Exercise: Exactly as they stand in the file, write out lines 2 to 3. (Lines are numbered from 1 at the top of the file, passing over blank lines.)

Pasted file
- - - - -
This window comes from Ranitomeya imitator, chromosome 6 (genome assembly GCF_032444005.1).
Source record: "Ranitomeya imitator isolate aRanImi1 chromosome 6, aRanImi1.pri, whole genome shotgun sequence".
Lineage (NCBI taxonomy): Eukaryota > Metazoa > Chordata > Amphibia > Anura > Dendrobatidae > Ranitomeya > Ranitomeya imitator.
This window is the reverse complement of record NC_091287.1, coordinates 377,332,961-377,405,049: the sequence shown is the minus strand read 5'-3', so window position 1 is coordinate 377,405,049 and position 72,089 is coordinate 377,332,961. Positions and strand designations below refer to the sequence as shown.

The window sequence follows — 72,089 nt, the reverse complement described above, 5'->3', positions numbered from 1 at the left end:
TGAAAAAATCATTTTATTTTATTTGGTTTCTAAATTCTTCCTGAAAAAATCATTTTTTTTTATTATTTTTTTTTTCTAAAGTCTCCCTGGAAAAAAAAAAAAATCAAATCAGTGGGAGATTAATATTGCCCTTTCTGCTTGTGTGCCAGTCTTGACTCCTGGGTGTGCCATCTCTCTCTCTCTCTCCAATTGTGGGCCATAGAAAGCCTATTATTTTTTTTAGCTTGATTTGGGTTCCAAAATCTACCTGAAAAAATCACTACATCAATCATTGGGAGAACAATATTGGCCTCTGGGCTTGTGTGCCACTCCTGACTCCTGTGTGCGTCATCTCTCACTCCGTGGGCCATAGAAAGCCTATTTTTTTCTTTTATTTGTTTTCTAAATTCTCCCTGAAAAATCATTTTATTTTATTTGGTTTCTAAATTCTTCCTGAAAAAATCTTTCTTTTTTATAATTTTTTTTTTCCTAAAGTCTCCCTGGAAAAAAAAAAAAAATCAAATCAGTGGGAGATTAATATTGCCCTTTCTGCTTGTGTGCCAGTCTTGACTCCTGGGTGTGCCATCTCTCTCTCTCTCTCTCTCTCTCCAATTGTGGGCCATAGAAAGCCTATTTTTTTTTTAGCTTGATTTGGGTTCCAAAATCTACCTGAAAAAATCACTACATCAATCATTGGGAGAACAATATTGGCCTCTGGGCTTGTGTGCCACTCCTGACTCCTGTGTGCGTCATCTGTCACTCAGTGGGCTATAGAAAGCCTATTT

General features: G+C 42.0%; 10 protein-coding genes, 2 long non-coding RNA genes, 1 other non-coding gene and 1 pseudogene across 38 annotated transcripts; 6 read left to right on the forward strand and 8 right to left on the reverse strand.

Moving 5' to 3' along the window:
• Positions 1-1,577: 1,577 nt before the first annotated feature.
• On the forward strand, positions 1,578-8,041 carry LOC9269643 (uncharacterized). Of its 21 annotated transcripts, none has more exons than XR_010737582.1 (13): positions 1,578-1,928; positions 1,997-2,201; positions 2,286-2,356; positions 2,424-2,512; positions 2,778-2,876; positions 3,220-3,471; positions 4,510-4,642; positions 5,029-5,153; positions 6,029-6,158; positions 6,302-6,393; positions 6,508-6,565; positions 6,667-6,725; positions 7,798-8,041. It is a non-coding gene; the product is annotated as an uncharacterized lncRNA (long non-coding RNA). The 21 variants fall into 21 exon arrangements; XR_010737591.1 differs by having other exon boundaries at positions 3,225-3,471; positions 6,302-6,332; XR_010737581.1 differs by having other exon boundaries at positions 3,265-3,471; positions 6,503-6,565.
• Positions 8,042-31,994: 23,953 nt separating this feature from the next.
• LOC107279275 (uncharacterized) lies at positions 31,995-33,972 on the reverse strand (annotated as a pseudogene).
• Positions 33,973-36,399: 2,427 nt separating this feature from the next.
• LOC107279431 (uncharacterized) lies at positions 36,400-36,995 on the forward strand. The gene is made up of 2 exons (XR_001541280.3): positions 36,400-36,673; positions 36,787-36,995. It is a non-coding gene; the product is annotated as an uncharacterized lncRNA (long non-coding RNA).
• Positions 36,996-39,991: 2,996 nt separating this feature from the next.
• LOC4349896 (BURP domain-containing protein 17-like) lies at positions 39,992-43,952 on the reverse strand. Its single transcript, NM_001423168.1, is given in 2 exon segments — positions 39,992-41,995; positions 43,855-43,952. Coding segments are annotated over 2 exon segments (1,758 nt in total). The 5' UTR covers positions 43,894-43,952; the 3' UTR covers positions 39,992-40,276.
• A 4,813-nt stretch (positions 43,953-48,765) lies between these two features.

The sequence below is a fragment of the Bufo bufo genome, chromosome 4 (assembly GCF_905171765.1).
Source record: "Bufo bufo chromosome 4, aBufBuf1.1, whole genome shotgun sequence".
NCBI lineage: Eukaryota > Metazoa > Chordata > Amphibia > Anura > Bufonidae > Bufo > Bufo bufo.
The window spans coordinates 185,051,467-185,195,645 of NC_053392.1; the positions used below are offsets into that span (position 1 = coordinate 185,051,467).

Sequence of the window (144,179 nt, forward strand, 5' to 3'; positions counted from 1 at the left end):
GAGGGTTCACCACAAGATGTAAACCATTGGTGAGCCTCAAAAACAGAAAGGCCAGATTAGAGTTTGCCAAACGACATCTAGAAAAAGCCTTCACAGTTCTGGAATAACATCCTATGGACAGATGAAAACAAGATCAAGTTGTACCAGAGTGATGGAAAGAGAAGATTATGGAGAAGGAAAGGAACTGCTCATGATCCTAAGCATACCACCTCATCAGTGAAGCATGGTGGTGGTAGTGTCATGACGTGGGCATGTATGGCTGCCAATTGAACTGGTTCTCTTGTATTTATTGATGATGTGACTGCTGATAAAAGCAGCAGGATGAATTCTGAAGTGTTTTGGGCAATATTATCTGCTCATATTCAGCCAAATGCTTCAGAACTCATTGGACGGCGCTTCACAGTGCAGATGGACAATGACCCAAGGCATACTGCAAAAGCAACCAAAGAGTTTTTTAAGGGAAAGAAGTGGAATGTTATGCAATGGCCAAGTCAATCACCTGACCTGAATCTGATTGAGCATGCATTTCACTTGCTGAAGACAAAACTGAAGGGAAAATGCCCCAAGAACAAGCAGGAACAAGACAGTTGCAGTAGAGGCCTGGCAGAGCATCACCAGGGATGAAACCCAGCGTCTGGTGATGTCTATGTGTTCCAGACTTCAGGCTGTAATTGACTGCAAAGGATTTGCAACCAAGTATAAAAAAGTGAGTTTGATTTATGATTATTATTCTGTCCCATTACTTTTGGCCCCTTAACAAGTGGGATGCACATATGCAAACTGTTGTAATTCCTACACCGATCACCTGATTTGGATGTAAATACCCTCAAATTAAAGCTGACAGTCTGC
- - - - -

Source record: "Ranitomeya imitator isolate aRanImi1 chromosome 6, aRanImi1.pri, whole genome shotgun sequence".
Lineage (NCBI taxonomy): Eukaryota > Metazoa > Chordata > Amphibia > Anura > Dendrobatidae > Ranitomeya > Ranitomeya imitator.